A Horse is A Horse (of course, of course)
A horse is a horse, of course, of course
And no one can talk to a horse, of course
That is, of course, unless the horse is the famous Mr. Ed
Kids today will have to YouTube it, but queers of a certain age will not only remember the jingle, and the talking horse, but for us mature baby boomers: didn’t you just love that half door that Mr. Ed stood behind? So there’s nothing like a fifties TV jingle combined with a Steve Colbert faux interview on the origins of Olympic horse dressage to get your mind reeling.
In investigating the Romney’s entry of their horse, Rafalca, in the Olympics, Colbert asked about the origin of “horse ballet.” Wondering aloud how the sport started, the funniest man on television asked the equestrian expert a rhetorical question: ”Did some horse just come home one day and say to his father ‘I don’t want to race, Dad. I just gotta dance!’”
How would the Romney’s have handled such a disclosure by Rafalca or his siblings? That depends upon the year. The half door Mr. Ed stood behind is symbolic of the two different answers. Had it been 1994 in liberal Massachusetts, the Romneys would have probably dyed his mane rainbow colors and called a news conference to out-gay Ted Kennedy.
Today, not so much. Today they would have strapped him to the top of the station wagon and taken him for conversion therapy, all the while repeating to us how committed they are to the marriage of one man and one woman.
This is a horse of a different color. They changed horses in the middle of the stream and a gay Romney horse that ran left of Ted would need to tack a huge zig zag to the right of traditional marriage advocate Tony Perkins.
A horse is a horse, off course, off course. Romney may have had an Olympic-sized gay rights flip flop, but the British Olympics went off without a hitch.
In fact, the London Olympics closing ceremony was the gayest event ever in Olympics history. The Queen may have faux jumped out of a helicopter for the opening ceremony, but queens of every shape and size jumped onto the stage for the closing two weeks later. Featuring the music of everyone from Elton John to the Pet Shop Boys, and—by the loudest seance ever conducted—Freddie Mercury, they did rock us. The queen of queens was with us at the finish line. George Michael, the now-out Brit who could legally marry his husband in his homeland—who struggled mightily before he could be honest about himself—joined the tableau. Gays got the gold on the performance stage.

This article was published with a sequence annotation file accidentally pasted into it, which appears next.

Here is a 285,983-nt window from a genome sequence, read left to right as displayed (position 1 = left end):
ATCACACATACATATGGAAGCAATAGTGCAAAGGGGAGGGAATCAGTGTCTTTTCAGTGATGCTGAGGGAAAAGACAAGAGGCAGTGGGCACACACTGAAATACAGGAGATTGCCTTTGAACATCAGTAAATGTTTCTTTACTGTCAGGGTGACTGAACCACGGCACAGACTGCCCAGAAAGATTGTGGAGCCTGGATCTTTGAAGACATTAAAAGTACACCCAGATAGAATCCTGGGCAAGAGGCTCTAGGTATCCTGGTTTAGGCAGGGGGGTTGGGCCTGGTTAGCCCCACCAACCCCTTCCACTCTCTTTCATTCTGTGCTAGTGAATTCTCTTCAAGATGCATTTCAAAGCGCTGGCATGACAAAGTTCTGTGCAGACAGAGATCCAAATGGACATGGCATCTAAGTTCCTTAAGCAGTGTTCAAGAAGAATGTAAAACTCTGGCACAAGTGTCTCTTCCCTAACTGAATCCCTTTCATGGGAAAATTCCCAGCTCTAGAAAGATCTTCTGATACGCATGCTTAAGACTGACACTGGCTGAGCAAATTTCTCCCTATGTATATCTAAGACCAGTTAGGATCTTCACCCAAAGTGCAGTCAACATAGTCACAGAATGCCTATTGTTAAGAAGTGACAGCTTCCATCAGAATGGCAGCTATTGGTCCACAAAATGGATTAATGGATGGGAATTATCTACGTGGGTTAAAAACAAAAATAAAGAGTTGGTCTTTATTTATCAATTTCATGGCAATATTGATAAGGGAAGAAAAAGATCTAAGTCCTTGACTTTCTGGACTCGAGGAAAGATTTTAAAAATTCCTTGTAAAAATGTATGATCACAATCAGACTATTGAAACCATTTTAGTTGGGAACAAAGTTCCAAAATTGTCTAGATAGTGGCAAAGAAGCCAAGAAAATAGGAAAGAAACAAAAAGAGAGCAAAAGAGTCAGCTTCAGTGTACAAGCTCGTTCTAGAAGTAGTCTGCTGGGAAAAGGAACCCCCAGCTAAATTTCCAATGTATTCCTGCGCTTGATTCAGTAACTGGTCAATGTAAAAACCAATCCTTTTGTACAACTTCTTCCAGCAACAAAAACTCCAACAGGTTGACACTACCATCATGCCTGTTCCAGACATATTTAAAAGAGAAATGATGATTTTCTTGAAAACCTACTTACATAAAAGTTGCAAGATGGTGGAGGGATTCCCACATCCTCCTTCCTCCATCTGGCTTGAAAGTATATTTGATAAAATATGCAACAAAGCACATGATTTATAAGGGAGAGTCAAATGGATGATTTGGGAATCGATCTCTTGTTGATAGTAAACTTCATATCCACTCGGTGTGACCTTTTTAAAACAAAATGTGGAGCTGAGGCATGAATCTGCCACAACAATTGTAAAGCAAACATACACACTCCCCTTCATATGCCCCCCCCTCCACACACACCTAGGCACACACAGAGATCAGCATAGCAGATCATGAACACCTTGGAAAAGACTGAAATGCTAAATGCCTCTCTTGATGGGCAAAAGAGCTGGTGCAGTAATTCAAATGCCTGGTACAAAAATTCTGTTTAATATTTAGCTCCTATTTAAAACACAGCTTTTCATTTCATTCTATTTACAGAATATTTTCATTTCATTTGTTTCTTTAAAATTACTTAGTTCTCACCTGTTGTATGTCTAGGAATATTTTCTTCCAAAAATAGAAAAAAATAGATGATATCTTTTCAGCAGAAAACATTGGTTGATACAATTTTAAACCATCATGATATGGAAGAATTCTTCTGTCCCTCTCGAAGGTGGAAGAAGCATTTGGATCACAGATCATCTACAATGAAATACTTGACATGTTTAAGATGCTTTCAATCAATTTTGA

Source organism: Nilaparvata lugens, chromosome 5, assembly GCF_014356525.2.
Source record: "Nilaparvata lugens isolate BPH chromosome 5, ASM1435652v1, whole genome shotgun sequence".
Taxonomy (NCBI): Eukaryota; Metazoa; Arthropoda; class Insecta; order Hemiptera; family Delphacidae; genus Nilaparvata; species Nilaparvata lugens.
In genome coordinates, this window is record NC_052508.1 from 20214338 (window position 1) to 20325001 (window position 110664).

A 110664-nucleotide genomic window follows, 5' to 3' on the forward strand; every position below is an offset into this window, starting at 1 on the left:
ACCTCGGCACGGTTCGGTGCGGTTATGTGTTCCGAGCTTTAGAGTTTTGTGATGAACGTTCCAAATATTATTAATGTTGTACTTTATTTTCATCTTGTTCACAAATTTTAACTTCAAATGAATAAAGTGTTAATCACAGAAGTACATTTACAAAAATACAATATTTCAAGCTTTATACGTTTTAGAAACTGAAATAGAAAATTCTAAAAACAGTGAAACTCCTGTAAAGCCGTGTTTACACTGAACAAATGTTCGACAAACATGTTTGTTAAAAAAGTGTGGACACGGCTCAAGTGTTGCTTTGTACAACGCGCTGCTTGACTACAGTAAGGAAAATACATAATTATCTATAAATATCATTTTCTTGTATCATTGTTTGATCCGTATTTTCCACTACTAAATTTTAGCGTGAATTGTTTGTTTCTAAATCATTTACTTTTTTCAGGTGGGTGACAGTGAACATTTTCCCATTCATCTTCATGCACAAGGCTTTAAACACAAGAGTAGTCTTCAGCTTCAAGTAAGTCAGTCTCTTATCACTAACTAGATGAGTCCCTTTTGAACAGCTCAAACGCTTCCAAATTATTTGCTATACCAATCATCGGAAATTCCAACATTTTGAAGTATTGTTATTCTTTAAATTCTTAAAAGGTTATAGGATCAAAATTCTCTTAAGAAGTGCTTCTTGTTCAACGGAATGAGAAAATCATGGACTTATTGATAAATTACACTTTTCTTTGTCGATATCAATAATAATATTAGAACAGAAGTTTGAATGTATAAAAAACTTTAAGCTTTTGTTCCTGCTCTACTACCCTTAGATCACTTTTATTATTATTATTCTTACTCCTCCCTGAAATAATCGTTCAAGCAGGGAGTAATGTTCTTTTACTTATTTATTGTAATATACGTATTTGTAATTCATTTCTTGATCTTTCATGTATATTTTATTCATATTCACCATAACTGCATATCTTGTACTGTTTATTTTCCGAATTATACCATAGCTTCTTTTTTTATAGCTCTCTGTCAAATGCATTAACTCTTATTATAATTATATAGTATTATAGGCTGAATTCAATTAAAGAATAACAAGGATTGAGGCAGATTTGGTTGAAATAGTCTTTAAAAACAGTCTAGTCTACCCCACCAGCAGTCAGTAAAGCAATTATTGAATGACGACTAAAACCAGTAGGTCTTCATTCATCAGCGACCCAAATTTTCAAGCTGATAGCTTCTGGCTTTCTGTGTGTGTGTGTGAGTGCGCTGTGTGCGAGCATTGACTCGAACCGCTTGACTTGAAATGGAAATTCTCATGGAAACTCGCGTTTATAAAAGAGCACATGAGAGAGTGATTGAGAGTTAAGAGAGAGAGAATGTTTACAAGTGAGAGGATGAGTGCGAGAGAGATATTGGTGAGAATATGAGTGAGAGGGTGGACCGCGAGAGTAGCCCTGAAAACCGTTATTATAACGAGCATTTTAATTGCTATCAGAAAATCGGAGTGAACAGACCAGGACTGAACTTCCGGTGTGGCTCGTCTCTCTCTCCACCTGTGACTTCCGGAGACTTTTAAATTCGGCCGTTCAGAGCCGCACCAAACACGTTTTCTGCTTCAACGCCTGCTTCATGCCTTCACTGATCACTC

For renowned athletes who lived closeted lives later revealed, I couldn’t help but think about Greg Louganis whose past Olympic feats were mesmerizing. He medaled in Montreal in ‘76, then took gold in L.A. in ‘84. But even after winning two gold medals in Seoul in ‘88, he couldn’t bare his own soul on Oprah for seven more years. Today openly gay and lesbian athletes in the double digits strode into the Olympic stadium, proud of who they are and who they love. But they, like us, struggled to come to terms with their identities and their families.
The point is, that going home to tell your father you “just gotta dance” isn’t easy. For many, those struggles were—still are—a lifetime of work. Those of us lucky enough to have support from our families can compete for our own versions of gold, but we need our rights.
The second verse of Mr. Ed’s funny little jingle is one that all should heed:
Go right to the source
and ask the horse,
He’ll give you the answer
that you (should) endorse.
Brent Mundt resides in Washington, DC, but lives in Rehoboth Beach.